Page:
Monday, April 30, 2012
2nd grade artists looked at Edward Hopper. His most famous painting is Nighthawks where several lonely figures sit in an illuminated diner. Hopper was an American Realist painter; he painted what he saw. His paintings have been described as things you would see if you were driving through a new town. He was fascinated with light and shadow. We tried to capture light and shadow in our city paintings. We used warm colors in the sky and cool colors for our buildings. Our buildings are lit up on one side and painted with a tint of a cool color (light blue, light purple). The shadow side is a bit darker. We began our cities buildings by drawing a simple arrow that pointed up and creatively turned these arrows into what you see here.
Posted by Jon Kristofer at Monday, April 30, 2012
Thursday, April 26, 2012
Third grade artists looked at the art and life of Amadeo Modigiliani. Although a sculptor at heart, he is most famous for his paintings. He painted portraits from life. While the people were recognizable, they were distorted. His portraits typically featured elongated, oval tilted heads and long necks. We used mirrors to observe the basic shapes of ourselves--our eyes, our hair, eyebrows, etc. Unlike Modigliani, who was a painter, we used construction paper and glue in our collages. Collage is a french word meaning glue. Every third grader has a self-portrait hanging in the art room. It's been fun for the students trying to guess who is who.
Posted by Jon Kristofer at Thursday, April 26, 2012
Tuesday, April 24, 2012
The 5th grade mural was a huge success! Thank you to all the parents that made it possible. In honor of Earth Day, 5th graders printed using recycled and re-purposed found objects. We printed on old doors, instead of new boards. There are three doors; each one a primary color. These will be on permanent display, hanging in the media center. Thank you again to everyone who participated!
Posted by Jon Kristofer at Tuesday, April 24, 2012
Monday, April 9, 2012
3rd grade artists learned about the life and artwork of Georgia O'Keeffe. She is a famous female artist known for cropping her paintings of flowers. She would paint one or two really big and colorful flowers. Sometimes she would crop her paintings so much that they became abstract.We began our drawings by drawing one large flower that was cropped-meaning it had to touch all four sides of the paper. Then we outlined our drawings in white school glue and let them dry. The following class we used pastels to create tints (lights) and shades (darks) and make our flowers look 3-D and realistic. This was a new project that turned out really well. I overheard several students telling other students that this was the greatest drawing they had ever made. How cool!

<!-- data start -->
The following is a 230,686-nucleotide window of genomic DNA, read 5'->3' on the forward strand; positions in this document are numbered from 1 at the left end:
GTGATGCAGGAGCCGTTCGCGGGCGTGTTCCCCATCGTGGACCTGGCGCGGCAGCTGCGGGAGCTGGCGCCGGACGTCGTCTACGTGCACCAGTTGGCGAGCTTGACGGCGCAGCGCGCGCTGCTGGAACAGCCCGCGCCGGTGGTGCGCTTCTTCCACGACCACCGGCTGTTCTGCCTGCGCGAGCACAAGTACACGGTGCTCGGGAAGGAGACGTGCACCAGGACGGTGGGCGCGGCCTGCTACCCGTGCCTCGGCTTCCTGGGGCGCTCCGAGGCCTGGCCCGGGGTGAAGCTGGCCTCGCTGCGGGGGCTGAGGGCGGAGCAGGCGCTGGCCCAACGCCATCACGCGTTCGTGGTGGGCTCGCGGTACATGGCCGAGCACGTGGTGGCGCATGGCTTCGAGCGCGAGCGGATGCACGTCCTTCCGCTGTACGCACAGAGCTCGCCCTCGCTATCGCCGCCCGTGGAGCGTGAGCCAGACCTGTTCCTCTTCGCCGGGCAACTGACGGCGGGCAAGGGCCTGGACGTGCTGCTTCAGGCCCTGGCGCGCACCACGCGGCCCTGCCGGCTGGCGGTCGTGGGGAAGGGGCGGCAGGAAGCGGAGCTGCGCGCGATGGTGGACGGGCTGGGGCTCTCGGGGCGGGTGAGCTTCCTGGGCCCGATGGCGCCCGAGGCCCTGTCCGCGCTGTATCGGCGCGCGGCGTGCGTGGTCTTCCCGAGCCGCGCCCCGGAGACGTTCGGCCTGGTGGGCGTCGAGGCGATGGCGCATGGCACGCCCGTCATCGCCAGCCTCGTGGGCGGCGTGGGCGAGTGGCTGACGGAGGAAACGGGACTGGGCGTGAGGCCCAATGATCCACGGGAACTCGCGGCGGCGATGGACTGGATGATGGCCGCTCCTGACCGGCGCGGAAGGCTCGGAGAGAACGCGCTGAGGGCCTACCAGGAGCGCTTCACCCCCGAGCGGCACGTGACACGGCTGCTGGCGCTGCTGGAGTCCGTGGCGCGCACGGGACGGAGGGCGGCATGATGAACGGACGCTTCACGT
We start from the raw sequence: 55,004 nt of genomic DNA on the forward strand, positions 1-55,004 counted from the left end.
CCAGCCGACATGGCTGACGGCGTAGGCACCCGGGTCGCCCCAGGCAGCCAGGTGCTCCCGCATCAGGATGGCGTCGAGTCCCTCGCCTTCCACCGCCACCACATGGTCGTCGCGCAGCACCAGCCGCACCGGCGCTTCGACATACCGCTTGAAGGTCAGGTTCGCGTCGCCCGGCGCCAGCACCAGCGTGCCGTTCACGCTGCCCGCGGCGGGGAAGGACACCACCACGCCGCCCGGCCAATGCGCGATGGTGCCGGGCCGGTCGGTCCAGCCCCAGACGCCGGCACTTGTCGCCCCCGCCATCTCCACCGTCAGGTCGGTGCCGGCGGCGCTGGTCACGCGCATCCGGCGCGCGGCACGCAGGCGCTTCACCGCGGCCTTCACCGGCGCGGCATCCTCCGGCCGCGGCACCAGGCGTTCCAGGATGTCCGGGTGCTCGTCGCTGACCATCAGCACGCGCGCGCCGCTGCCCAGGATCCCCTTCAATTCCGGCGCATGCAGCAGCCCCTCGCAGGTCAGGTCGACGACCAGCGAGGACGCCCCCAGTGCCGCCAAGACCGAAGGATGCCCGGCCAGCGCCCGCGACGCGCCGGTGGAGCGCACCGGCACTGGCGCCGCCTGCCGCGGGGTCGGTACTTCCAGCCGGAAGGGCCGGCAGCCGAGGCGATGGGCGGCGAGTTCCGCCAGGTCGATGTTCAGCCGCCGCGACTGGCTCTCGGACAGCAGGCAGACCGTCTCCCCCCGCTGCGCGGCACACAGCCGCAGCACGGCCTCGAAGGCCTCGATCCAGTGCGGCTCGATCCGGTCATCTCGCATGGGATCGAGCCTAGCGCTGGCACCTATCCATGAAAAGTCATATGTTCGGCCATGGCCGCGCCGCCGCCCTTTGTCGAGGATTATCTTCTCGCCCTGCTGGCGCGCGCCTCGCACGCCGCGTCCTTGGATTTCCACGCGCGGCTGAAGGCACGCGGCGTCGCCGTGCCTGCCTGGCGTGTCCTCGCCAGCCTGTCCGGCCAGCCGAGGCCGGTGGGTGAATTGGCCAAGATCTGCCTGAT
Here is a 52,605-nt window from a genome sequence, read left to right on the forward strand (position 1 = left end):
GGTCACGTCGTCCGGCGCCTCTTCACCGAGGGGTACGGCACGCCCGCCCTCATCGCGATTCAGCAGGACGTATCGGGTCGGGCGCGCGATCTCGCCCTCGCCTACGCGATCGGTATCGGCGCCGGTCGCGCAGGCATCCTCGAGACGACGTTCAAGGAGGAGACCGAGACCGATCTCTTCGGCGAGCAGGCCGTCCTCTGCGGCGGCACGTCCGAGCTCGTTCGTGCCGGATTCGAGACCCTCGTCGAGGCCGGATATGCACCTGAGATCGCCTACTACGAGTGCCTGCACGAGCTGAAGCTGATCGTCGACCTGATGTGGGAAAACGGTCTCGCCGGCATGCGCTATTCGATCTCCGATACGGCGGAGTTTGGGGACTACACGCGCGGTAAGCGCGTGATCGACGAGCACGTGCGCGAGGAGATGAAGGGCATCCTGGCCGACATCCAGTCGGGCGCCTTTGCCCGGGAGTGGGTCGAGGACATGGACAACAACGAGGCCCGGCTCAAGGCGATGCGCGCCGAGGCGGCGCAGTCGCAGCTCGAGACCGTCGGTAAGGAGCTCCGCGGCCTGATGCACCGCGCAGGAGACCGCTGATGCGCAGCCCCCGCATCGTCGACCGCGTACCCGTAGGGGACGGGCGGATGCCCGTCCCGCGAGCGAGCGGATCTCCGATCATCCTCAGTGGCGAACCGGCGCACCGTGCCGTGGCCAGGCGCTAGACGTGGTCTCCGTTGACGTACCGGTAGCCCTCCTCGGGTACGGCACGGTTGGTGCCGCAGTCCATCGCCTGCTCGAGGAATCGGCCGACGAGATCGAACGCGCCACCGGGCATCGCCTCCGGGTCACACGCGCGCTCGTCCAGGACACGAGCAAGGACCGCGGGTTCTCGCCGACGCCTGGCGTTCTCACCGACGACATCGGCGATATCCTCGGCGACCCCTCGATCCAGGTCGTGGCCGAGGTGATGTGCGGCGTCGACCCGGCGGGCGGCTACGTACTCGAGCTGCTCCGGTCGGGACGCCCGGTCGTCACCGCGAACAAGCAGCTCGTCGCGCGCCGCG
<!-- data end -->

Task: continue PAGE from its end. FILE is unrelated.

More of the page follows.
Thursday, April 5, 2012
The 5th graders all participated in the Wednesday Journal's "Design an Ad" contest where students designed advertisements for local businesses. The businesses then choose their favorite ads and these ads were published in the newspaper! These are the Holmes School winners. Congratulations!
Wednesday, April 4, 2012
A A zentangle is a doodle where the mind and body are in a relaxed state (zen-like). A “tangle” is a little doodle. So a zentangle is a focused and relaxed drawing. Usually these doodles have “step-outs” where the creator draws up directions to create a specific design, signs their name to them and publishes them online. Fourth and fifth graders made these zentangles as a one-day project.
Tuesday, April 3, 2012
5th graders spent several weeks working on these two-point perspectived drawings. And we learned alot along the way. We learned about the Renaissance and the invention of perspective. We looked at artwork before the Renaissance that featured goofy looking and unrealistic attempts at portraying depth. Then we looked at artwork by DaVinci, Rafael and others that used vanishing points and perspective to create a realistic illusion of depth on a two-dimensional surface.
Second grade artists learned about Senufo mud cloths. This tribe in Africa creates stylized paintings of animals and also incorporates geometric patterns. They are called "mud cloths" because they are literally painted with a special kind of mud and created to bring the hunters luck as they search for food for their families. The glow around the animals represents the animals spirit and energy.